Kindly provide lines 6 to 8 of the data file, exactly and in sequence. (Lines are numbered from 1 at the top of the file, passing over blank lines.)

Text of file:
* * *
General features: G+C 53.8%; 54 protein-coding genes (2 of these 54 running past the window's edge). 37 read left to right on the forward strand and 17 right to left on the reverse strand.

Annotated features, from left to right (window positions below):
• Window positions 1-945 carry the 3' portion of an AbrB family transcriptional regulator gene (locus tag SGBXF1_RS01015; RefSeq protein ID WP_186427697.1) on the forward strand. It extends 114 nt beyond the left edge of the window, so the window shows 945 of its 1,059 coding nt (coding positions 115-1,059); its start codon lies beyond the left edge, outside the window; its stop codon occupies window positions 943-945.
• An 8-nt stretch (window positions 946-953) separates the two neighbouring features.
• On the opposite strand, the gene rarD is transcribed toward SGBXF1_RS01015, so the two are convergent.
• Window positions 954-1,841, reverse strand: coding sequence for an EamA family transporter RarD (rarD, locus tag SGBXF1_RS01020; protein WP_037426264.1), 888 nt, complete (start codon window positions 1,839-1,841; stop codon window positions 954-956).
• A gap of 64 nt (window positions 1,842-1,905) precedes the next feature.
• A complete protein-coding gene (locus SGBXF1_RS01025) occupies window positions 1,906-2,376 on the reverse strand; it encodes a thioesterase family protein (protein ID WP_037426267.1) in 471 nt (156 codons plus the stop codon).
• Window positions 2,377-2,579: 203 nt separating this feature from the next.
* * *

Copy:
• Window positions 954-1,841, reverse strand: coding sequence for an EamA family transporter RarD (rarD, locus tag SGBXF1_RS01020; protein WP_037426264.1), 888 nt, complete (start codon window positions 1,839-1,841; stop codon window positions 954-956).
• A gap of 64 nt (window positions 1,842-1,905) precedes the next feature.
• A complete protein-coding gene (locus SGBXF1_RS01025) occupies window positions 1,906-2,376 on the reverse strand; it encodes a thioesterase family protein (protein ID WP_037426267.1) in 471 nt (156 codons plus the stop codon).